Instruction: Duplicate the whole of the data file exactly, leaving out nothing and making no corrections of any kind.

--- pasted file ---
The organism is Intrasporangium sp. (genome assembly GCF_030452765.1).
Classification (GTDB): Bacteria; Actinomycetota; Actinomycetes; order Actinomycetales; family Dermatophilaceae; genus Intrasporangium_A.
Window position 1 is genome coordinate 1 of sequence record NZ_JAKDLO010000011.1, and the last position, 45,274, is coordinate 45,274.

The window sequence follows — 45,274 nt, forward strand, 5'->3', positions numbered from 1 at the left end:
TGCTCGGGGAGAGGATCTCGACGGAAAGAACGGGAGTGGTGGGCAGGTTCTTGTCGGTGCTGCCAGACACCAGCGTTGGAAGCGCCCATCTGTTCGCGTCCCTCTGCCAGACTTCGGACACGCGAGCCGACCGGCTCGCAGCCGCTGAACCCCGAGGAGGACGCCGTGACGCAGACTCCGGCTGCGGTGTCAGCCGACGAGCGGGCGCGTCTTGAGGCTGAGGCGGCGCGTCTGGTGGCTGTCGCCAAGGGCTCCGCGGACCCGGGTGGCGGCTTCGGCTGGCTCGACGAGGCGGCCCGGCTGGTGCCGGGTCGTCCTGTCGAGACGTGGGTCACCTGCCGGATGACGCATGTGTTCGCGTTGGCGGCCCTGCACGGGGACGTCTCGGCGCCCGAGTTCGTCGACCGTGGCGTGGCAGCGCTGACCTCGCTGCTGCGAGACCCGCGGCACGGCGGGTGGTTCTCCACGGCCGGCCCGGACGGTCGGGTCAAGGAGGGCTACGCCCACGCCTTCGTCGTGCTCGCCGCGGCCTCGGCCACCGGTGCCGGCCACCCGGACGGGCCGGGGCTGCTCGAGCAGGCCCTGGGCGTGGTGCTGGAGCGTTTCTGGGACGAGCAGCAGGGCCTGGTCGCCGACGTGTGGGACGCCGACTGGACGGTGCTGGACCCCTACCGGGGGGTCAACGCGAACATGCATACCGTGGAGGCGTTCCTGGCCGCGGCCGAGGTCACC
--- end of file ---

The organism is Intrasporangium sp. (genome assembly GCF_030452765.1).
Classification (GTDB): Bacteria; Actinomycetota; Actinomycetes; order Actinomycetales; family Dermatophilaceae; genus Intrasporangium_A.
Window position 1 is genome coordinate 1 of sequence record NZ_JAKDLO010000011.1, and the last position, 45,274, is coordinate 45,274.

The window sequence follows — 45,274 nt, forward strand, 5'->3', positions numbered from 1 at the left end:
TGCTCGGGGAGAGGATCTCGACGGAAAGAACGGGAGTGGTGGGCAGGTTCTTGTCGGTGCTGCCAGACACCAGCGTTGGAAGCGCCCATCTGTTCGCGTCCCTCTGCCAGACTTCGGACACGCGAGCCGACCGGCTCGCAGCCGCTGAACCCCGAGGAGGACGCCGTGACGCAGACTCCGGCTGCGGTGTCAGCCGACGAGCGGGCGCGTCTTGAGGCTGAGGCGGCGCGTCTGGTGGCTGTCGCCAAGGGCTCCGCGGACCCGGGTGGCGGCTTCGGCTGGCTCGACGAGGCGGCCCGGCTGGTGCCGGGTCGTCCTGTCGAGACGTGGGTCACCTGCCGGATGACGCATGTGTTCGCGTTGGCGGCCCTGCACGGGGACGTCTCGGCGCCCGAGTTCGTCGACCGTGGCGTGGCAGCGCTGACCTCGCTGCTGCGAGACCCGCGGCACGGCGGGTGGTTCTCCACGGCCGGCCCGGACGGTCGGGTCAAGGAGGGCTACGCCCACGCCTTCGTCGTGCTCGCCGCGGCCTCGGCCACCGGTGCCGGCCACCCGGACGGGCCGGGGCTGCTCGAGCAGGCCCTGGGCGTGGTGCTGGAGCGTTTCTGGGACGAGCAGCAGGGCCTGGTCGCCGACGTGTGGGACGCCGACTGGACGGTGCTGGACCCCTACCGGGGGGTCAACGCGAACATGCATACCGTGGAGGCGTTCCTGGCCGCGGCCGAGGTCACC